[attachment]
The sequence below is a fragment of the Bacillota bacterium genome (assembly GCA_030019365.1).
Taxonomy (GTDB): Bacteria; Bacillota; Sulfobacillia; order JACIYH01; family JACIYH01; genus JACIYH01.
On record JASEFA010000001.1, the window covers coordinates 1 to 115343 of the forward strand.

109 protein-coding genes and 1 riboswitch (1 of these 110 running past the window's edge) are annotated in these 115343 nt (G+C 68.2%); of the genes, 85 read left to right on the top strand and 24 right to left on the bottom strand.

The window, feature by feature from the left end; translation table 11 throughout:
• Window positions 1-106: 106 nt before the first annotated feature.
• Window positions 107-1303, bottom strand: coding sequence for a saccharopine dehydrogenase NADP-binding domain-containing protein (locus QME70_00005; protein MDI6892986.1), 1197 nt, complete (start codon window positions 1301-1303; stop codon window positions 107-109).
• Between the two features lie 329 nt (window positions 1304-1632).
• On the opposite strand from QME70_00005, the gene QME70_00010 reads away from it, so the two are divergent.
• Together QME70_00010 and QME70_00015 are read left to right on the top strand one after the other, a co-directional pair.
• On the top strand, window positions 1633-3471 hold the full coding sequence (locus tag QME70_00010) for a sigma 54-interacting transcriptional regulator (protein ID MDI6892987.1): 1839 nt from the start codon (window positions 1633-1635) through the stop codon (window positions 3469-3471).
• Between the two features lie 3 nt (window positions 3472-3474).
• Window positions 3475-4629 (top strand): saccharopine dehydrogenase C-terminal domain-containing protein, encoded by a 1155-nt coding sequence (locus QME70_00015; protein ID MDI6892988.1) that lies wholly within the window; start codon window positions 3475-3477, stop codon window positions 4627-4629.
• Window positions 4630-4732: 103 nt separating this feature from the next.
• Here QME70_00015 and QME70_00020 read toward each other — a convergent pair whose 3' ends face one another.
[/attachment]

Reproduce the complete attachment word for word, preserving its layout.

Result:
The sequence below is a fragment of the Bacillota bacterium genome (assembly GCA_030019365.1).
Taxonomy (GTDB): Bacteria; Bacillota; Sulfobacillia; order JACIYH01; family JACIYH01; genus JACIYH01.
On record JASEFA010000001.1, the window covers coordinates 1 to 115343 of the forward strand.

109 protein-coding genes and 1 riboswitch (1 of these 110 running past the window's edge) are annotated in these 115343 nt (G+C 68.2%); of the genes, 85 read left to right on the top strand and 24 right to left on the bottom strand.

The window, feature by feature from the left end; translation table 11 throughout:
• Window positions 1-106: 106 nt before the first annotated feature.
• Window positions 107-1303, bottom strand: coding sequence for a saccharopine dehydrogenase NADP-binding domain-containing protein (locus QME70_00005; protein MDI6892986.1), 1197 nt, complete (start codon window positions 1301-1303; stop codon window positions 107-109).
• Between the two features lie 329 nt (window positions 1304-1632).
• On the opposite strand from QME70_00005, the gene QME70_00010 reads away from it, so the two are divergent.
• Together QME70_00010 and QME70_00015 are read left to right on the top strand one after the other, a co-directional pair.
• On the top strand, window positions 1633-3471 hold the full coding sequence (locus tag QME70_00010) for a sigma 54-interacting transcriptional regulator (protein ID MDI6892987.1): 1839 nt from the start codon (window positions 1633-1635) through the stop codon (window positions 3469-3471).
• Between the two features lie 3 nt (window positions 3472-3474).
• Window positions 3475-4629 (top strand): saccharopine dehydrogenase C-terminal domain-containing protein, encoded by a 1155-nt coding sequence (locus QME70_00015; protein ID MDI6892988.1) that lies wholly within the window; start codon window positions 3475-3477, stop codon window positions 4627-4629.
• Window positions 4630-4732: 103 nt separating this feature from the next.
• Here QME70_00015 and QME70_00020 read toward each other — a convergent pair whose 3' ends face one another.